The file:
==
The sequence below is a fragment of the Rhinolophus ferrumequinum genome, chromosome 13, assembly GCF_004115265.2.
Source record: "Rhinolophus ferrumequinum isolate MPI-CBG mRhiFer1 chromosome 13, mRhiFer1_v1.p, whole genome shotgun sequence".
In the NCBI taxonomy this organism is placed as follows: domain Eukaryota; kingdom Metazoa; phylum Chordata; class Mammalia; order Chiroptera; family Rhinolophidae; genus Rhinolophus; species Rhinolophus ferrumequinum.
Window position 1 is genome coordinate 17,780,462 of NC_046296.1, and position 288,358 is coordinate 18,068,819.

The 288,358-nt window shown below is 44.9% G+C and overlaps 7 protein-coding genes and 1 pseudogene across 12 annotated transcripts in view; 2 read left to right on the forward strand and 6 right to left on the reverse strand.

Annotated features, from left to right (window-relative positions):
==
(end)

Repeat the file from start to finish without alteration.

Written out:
The sequence below is a fragment of the Rhinolophus ferrumequinum genome, chromosome 13, assembly GCF_004115265.2.
Source record: "Rhinolophus ferrumequinum isolate MPI-CBG mRhiFer1 chromosome 13, mRhiFer1_v1.p, whole genome shotgun sequence".
In the NCBI taxonomy this organism is placed as follows: domain Eukaryota; kingdom Metazoa; phylum Chordata; class Mammalia; order Chiroptera; family Rhinolophidae; genus Rhinolophus; species Rhinolophus ferrumequinum.
Window position 1 is genome coordinate 17,780,462 of NC_046296.1, and position 288,358 is coordinate 18,068,819.

The 288,358-nt window shown below is 44.9% G+C and overlaps 7 protein-coding genes and 1 pseudogene across 12 annotated transcripts in view; 2 read left to right on the forward strand and 6 right to left on the reverse strand.

Annotated features, from left to right (window-relative positions):